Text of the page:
A supermultiplier Stock-Flow Consistent model: the “return” of the paradoxes of thrift and costs in the long run?A supermultiplier Stock-Flow Consistent model: the “return” of the paradoxes of thrift and costs in the long run?
academic.oup.com [PDF]
… W. Max Corden. *. * Department of Economics, University of Melbourne. , e-mail: [email protected] Search for other works by this author on … Thus the initial effect was not for aggregate demand to decline—the Keynesian paradox of thrift—but for a financial sector …

The independence of finance from saving: a flow-of-funds interpretationThe independence of finance from saving: a flow-of-funds interpretation
www.tandfonline.com [PDF]
… W. Max Corden. *. * Department of Economics, University of Melbourne. , e-mail: [email protected] Search for other works by this author on … Thus the initial effect was not for aggregate demand to decline—the Keynesian paradox of thrift—but for a financial sector …

Should Clinton Cut the Deficit or is There a Global Paradox of Thrift?Should Clinton Cut the Deficit or is There a Global Paradox of Thrift?
onlinelibrary.wiley.com [PDF]
… W. Max Corden. *. * Department of Economics, University of Melbourne. , e-mail: [email protected] Search for other works by this author on … Thus the initial effect was not for aggregate demand to decline—the Keynesian paradox of thrift—but for a financial sector …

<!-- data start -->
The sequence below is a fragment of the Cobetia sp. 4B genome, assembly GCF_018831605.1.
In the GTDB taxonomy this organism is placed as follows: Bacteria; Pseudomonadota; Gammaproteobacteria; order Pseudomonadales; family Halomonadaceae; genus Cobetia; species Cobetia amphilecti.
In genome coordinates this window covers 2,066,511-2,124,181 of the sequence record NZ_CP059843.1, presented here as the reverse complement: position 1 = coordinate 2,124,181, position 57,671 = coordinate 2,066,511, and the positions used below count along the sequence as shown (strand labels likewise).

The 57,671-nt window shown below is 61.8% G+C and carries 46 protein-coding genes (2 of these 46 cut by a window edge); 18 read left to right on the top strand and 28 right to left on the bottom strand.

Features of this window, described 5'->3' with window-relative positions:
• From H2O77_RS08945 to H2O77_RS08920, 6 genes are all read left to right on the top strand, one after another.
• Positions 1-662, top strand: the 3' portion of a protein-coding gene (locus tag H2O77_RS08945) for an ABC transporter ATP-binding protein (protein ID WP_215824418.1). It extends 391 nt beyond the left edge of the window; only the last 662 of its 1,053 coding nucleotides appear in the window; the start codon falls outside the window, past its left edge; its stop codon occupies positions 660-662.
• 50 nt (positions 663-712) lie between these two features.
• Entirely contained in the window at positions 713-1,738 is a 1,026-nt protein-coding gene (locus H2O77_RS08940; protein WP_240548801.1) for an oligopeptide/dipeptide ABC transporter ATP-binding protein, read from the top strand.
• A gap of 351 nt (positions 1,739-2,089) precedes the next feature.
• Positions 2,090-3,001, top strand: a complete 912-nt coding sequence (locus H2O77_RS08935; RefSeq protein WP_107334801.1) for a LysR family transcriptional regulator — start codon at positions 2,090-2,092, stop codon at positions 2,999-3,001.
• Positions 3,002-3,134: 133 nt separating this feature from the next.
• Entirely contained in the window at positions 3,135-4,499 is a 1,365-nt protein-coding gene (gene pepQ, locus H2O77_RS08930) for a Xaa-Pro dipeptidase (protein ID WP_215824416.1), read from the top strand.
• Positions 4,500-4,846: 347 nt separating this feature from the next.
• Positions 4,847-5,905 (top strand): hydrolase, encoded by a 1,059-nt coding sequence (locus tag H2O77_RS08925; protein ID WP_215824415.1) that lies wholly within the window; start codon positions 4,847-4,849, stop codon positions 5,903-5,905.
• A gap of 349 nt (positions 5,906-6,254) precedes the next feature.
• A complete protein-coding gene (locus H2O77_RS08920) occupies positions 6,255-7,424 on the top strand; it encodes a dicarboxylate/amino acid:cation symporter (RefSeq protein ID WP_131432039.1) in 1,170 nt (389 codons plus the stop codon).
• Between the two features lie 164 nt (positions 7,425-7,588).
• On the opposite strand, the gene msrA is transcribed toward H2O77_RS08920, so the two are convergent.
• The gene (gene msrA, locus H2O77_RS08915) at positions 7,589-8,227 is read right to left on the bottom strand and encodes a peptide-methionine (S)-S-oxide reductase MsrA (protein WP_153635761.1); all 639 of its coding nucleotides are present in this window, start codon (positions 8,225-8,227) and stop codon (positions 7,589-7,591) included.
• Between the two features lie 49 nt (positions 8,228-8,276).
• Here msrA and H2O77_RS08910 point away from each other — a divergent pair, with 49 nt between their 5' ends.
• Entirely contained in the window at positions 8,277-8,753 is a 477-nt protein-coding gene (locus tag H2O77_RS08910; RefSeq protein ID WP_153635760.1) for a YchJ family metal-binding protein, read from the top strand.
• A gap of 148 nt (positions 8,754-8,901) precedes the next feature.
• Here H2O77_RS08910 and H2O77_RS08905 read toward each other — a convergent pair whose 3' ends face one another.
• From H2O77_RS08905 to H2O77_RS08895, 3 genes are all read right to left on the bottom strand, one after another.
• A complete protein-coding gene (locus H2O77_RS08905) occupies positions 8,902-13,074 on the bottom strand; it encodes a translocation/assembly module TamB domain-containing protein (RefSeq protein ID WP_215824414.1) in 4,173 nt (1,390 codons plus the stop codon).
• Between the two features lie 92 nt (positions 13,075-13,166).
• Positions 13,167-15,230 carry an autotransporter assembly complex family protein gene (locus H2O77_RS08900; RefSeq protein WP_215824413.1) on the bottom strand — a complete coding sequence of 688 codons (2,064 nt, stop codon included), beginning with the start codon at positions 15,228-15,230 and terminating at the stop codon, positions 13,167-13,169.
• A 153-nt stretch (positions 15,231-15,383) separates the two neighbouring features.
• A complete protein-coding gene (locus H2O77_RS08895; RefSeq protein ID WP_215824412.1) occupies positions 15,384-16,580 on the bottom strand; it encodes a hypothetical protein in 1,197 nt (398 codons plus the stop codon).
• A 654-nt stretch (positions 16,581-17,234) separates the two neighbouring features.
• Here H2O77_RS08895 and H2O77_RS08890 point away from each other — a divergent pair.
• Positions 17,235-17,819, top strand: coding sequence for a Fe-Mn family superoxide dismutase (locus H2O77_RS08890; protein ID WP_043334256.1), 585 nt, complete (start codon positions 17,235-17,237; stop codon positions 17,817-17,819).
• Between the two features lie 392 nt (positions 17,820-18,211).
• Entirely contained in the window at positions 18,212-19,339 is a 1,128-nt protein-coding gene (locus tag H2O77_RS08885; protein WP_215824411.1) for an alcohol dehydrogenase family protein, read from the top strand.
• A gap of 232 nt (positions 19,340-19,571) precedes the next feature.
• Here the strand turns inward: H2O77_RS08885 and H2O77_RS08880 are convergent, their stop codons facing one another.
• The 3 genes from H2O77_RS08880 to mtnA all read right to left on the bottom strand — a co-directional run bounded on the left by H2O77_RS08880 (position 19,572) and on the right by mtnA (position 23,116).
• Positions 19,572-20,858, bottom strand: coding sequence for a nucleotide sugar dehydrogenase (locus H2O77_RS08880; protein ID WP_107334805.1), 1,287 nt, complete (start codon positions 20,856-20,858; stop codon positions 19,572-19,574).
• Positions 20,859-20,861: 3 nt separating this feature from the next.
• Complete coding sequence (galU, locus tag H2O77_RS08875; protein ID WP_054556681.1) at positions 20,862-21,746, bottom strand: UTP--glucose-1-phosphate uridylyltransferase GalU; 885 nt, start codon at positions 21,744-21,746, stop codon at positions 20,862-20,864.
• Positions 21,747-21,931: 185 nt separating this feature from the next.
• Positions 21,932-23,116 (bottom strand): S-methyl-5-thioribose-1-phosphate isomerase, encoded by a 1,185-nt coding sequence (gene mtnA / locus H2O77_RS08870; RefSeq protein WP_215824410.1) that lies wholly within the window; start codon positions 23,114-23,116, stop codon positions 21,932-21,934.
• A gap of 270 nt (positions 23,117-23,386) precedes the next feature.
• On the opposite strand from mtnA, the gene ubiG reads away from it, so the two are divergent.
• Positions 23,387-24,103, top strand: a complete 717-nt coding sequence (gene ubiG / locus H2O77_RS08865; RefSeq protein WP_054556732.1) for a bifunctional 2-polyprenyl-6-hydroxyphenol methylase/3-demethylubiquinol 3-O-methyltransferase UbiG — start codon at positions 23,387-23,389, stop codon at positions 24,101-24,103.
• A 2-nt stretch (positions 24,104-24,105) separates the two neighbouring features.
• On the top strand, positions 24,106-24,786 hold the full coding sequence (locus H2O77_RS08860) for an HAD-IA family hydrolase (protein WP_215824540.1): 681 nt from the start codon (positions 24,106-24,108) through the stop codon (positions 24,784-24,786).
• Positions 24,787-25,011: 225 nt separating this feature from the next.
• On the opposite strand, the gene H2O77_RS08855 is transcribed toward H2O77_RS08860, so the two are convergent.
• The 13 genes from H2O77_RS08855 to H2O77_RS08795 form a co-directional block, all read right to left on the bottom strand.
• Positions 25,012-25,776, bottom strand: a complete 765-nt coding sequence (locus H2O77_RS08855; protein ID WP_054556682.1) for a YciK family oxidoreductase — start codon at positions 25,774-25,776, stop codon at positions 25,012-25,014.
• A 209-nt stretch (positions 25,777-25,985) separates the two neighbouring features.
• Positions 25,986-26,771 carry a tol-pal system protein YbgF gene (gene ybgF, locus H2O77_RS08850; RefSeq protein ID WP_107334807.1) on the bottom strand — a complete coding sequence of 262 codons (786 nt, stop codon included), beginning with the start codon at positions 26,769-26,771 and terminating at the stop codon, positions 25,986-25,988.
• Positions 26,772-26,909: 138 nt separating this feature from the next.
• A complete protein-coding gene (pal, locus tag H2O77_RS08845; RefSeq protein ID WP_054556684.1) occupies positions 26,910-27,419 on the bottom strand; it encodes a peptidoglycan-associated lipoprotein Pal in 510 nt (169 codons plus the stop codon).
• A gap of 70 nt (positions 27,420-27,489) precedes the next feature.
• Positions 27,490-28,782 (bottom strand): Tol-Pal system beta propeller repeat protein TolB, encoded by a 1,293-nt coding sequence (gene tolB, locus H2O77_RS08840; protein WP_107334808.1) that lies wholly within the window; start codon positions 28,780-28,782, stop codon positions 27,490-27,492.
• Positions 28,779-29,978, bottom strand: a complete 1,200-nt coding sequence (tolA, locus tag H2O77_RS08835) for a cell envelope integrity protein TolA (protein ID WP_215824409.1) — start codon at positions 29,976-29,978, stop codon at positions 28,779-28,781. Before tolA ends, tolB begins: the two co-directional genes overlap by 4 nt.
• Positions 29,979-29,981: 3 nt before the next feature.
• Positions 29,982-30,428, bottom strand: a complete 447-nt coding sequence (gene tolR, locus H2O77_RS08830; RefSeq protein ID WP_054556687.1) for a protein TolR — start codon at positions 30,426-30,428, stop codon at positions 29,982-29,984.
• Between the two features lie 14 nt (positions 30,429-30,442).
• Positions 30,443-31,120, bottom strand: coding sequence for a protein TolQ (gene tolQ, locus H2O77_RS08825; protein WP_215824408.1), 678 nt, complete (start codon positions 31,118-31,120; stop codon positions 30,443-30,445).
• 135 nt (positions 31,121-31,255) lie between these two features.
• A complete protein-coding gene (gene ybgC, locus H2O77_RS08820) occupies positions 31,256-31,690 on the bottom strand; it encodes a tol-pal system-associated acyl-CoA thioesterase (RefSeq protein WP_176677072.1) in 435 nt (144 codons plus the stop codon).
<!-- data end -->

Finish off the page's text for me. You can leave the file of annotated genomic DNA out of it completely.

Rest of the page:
Piketty's paradox: a comparison to the Keynesian paradox of thriftPiketty's paradox: a comparison to the Keynesian paradox of thrift
www.tandfonline.com [PDF]
… W. Max Corden. *. * Department of Economics, University of Melbourne. , e-mail: [email protected] Search for other works by this author on … Thus the initial effect was not for aggregate demand to decline—the Keynesian paradox of thrift—but for a financial sector …

Paradox of thrift and budget in a simple Keynesian growth modelParadox of thrift and budget in a simple Keynesian growth model
books.google.com [PDF]
… W. Max Corden. *. * Department of Economics, University of Melbourne. , e-mail: [email protected] Search for other works by this author on … Thus the initial effect was not for aggregate demand to decline—the Keynesian paradox of thrift—but for a financial sector …